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Household debt jumped by $1 trillion in 2021, the most since 2007

A big year for car and home shopping helped push Americans to take on a lot more debt last year. Household debt increased by $1 trillion in 2021, the biggest annual increase since 2007, according to data from the Federal Reserve Bank of New York. In the fourth quarter alone, household debt grew by $333 billion to $15.58 trillion, the largest quarterly rate of increase since 2007 as well.

Mortgage debt and auto loans were the big drivers of the increase, according to the report, which is based on data from the New York Fed’s nationally representative Consumer Credit Panel.

“The aggregate balances of newly opened mortgage and auto loans sharply increased in 2021,” said Wilbert Van Der Klaauw, senior vice president at the New York Fed, “corresponding to increases in home and car prices.”

Mortgage debt rises

Home loan originations, which were at record high levels last year, pushed mortgage debt up by $258 billion in the fourth quarter to $10.93 trillion at the end of December, according to the report.

These new loans were locked in at attractive interest rates as homebuyers raced to get ahead of an expected rate increase this year. This may have the unintended effect of preventing homeowners from selling their homes so that they can keep their low rates, according to Fed researchers. While the credit scores of those who took out new mortgages have declined a bit from the beginning of the pandemic, scores are still high, with 67% of fourth-quarter mortgages issued to borrowers with credit scores over 760. As mortgage forbearance protections wind down, delinquencies have not increased, the report found. Even though the moratorium on foreclosures was lifted over the summer, additional federal and state policies, along with strong home price growth, have prevented many foreclosure starts, the Fed researchers said.

Rising prices boost auto loan and credit card debts

Auto loan balances increased by $15 billion in the fourth quarter, and by $84 billion during the year. There was $734 billion in newly opened auto loans in 2021, the largest volume in the Fed’s data, for a total of $1.46 trillion in auto loan debt. These sharp increases are partly due to the unprecedented spike in prices of cars throughout 2021. The report found rising prices impacted all types of auto loan borrowers. The only slight difference was that sub-prime borrowers financed 16% fewer vehicles in 2021 compared with 2019.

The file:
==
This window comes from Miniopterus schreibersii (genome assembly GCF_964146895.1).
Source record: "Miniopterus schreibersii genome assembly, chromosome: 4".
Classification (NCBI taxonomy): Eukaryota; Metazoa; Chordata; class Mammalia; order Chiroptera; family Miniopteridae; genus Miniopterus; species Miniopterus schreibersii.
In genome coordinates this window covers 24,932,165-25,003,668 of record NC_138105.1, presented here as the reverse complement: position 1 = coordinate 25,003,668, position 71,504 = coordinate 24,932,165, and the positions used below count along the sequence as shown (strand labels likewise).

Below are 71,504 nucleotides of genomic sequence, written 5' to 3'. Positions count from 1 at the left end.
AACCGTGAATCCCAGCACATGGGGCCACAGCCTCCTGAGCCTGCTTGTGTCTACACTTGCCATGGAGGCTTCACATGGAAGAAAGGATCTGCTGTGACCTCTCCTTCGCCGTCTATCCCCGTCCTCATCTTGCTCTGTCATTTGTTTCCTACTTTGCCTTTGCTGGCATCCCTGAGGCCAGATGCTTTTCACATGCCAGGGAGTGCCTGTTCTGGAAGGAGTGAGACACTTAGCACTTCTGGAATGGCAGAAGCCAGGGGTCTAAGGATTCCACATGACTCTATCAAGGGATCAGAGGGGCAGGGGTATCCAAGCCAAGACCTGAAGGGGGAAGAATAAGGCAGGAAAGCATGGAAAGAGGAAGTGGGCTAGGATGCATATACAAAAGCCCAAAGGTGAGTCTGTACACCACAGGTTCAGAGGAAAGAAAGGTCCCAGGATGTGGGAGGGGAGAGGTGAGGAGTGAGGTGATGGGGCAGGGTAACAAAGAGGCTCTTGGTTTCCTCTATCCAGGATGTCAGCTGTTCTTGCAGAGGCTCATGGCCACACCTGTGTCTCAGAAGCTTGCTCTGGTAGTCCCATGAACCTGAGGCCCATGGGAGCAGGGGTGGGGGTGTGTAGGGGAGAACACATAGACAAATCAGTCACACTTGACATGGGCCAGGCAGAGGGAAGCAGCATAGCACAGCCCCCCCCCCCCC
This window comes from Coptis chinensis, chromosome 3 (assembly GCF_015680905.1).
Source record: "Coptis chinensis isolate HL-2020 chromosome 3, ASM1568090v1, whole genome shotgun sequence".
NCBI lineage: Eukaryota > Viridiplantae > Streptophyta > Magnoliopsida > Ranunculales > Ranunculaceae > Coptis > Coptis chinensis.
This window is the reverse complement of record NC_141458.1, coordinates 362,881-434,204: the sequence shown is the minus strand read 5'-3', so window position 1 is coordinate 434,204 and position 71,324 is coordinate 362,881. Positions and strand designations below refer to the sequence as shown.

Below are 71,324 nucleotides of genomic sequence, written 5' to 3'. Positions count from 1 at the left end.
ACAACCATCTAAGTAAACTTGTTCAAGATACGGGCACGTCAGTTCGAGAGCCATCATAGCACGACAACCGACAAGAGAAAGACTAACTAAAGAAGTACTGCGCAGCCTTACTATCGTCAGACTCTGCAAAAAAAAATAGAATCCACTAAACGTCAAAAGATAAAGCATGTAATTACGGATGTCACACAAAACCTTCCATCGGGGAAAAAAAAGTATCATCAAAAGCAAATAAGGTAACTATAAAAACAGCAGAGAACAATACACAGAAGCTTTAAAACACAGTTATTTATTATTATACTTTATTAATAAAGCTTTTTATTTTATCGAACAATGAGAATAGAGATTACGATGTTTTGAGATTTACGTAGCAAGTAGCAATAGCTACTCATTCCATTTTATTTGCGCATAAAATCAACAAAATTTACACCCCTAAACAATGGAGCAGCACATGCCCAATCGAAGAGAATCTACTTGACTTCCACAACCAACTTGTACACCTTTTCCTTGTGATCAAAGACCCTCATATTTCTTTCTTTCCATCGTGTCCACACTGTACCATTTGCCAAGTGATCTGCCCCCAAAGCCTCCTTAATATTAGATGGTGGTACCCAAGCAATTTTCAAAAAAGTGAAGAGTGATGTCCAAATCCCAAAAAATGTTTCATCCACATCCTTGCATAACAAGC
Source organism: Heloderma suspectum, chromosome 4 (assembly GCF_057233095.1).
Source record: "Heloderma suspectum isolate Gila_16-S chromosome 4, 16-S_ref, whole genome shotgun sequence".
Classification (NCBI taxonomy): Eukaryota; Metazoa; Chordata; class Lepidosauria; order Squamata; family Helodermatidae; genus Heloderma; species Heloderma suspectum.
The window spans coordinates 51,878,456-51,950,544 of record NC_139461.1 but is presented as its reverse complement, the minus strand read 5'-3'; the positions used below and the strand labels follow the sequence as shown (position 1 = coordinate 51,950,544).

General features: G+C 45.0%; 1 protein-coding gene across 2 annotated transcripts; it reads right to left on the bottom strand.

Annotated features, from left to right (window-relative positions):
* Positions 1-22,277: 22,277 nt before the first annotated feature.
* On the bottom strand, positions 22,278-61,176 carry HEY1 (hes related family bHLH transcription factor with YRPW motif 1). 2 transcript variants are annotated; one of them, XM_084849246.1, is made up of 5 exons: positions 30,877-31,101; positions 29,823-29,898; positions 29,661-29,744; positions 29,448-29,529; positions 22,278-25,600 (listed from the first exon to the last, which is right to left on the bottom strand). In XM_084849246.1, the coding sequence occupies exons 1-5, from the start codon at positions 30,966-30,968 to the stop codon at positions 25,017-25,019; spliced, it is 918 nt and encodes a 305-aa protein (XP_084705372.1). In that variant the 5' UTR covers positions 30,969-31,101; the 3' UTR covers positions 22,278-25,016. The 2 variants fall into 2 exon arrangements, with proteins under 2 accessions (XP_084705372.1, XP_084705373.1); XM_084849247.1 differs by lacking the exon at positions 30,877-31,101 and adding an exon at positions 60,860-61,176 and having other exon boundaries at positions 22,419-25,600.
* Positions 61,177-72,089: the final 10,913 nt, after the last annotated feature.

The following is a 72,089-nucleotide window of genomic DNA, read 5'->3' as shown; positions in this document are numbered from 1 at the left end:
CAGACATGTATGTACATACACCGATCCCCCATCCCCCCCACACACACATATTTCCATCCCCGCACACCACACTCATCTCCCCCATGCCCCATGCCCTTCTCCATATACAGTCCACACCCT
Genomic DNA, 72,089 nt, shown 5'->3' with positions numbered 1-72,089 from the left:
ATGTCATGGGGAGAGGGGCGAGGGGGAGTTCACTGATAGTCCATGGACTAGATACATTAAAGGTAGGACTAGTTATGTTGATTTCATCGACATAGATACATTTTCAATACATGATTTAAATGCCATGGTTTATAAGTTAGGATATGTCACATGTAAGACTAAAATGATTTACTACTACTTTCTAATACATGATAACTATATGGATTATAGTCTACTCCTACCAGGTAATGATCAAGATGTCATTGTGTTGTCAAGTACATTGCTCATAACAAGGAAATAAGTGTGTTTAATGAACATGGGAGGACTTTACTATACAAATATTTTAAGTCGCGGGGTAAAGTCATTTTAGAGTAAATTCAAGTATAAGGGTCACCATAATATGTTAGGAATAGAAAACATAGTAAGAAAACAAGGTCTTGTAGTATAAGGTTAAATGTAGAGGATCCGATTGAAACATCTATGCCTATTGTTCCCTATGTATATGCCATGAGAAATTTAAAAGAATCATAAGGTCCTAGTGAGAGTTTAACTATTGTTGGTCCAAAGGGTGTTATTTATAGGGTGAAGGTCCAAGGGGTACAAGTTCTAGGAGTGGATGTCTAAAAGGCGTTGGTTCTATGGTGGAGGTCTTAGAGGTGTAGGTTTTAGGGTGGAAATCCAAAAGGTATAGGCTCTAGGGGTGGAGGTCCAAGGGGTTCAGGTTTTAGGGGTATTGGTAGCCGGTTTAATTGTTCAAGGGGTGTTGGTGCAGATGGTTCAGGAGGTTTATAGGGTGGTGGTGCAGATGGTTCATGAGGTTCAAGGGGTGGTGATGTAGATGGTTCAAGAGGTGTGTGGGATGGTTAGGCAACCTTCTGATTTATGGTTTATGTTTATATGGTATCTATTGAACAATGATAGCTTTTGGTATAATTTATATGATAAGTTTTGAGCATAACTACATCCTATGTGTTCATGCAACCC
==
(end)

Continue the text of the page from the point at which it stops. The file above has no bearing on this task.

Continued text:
For those who bought cars in 2021 at higher prices and require more financing, the loans will translate into higher payments. The average loan balances grew by approximately 20% and the median monthly payment on newly opened loans in 2021 rose to $418, which was 8% higher than 2020. Credit card balances increased by $52 billion in the fourth quarter, which was the largest quarterly increase observed in the 22-year history of the data. However, credit card balances remain $71 billion lower than at the end of 2019. Even though the increase in credit card debt was larger than expected, a year-end increase is typical, due to the winter holidays. At the end of 2021 there were still some pandemic-related concerns about the availability of goods for the holidays that may have caused some shifts in spending, the Fed researchers said. Additionally, overall price increases may have pushed up spending for people regularly buying the same bundle of goods, they said.

A silver lining

Student loan balances dropped by $8 billion in 2021. This follows almost two decades of steady increases.

Several factors contributed to this, including lower student enrollment and changes in policies around loan forgiveness. There is also an indication, according to Fed researchers, that although loan payments were in forbearance during the pandemic, many people paid them down anyway. While forbearance may have stopped balances from dropping, interest stopped accruing too, so there was a canceling out effect, the researchers said. Overall, the household consumer picture looks good, the report found. But the researchers advised that as pandemic protection programs — like loan and mortgage forbearance — wind down and prices climb and interest rates continue to rise, a new debt burden and cash flow picture may emerge for households that could cause stress.

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